"Show us your papers laws", are unconstitutional violations of the 4th amendment and they play into the nativist and racist stereotypes which most cops believe.  They violate the spirit of a free country and they will result in people getting caught up in them who never thought it could happen to them.  Just ask that Volkswagen executive in Alabama.


  1. Illegal means illegal.

    Taking jobs from Americans, fulling up our prisons

    End the drug war, and deport all illegals

  2. Good point Bernie. A minor technical clarification. To make an arrest, police need "probable cause." But to make a detention, they need only a "reasonable basis", which is a lower burden of proof. In other words, for the police to stop someone, they don't carry the burden of "probable cause." The "reasonable basis" burden is much easier to meet (a little more than a suspision).

  3. Thank you for the correcting the paragraph spacing in Bernie's posts. I couldn't read the previous posts, but now I can!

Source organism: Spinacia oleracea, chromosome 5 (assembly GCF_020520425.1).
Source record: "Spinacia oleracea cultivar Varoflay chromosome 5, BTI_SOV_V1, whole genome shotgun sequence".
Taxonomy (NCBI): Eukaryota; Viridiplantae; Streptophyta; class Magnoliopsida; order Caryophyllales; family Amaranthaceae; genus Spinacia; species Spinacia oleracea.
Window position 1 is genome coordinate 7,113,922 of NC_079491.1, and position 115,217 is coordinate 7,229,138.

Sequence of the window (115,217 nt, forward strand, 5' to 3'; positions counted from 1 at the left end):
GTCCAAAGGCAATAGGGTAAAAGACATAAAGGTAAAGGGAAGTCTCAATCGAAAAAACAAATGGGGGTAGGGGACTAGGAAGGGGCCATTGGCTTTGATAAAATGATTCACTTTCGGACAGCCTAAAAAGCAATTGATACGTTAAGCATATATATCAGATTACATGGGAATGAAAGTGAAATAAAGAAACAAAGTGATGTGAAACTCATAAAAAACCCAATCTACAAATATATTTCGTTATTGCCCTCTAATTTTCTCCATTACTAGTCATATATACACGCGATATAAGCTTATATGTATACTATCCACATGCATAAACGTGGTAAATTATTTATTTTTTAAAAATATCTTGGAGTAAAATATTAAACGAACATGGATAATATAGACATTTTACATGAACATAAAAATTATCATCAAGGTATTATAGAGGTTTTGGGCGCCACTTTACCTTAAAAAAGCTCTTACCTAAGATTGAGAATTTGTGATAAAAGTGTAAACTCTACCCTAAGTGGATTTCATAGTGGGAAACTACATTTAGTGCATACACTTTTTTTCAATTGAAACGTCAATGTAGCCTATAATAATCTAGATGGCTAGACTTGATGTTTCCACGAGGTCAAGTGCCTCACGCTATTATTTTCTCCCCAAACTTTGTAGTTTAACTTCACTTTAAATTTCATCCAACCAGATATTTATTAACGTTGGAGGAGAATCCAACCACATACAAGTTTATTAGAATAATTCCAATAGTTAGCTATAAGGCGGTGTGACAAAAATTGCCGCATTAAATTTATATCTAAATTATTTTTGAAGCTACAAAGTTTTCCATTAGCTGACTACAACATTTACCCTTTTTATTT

4. Innocent until proven guilty in Arizona. That is not true. You are considered guilty until you prove yourself innocent at least in Navajo County Superior Court so why would the law be different anywhere else in Arizona. There is no presumption of innocence either when you arrested or when you are awaiting trial. I know this first hand in my own experience and have watched my oldest son be considered guilty of an indictment based on someone else's word that has yet to go to court and still 2 superior court judges decided he was guilty (in my custody hearing of my youngest son) of the indictment without any hearing. Although my oldest son did not even live in my home only on my property at the time - he had to move in order for me to get my little boy back. We are american citizens and the laws under the constitution do not apply to us, maybe because we live in Navajo County and it is different here than the rest of the U.S. Remember that religious freedom law it no longer applies either the judge ruled I am not allowed to take my younger son to church because my older son goes there. So if the constitution does not apply to americans born here then why should it apply to foreigners that are not legal citizens?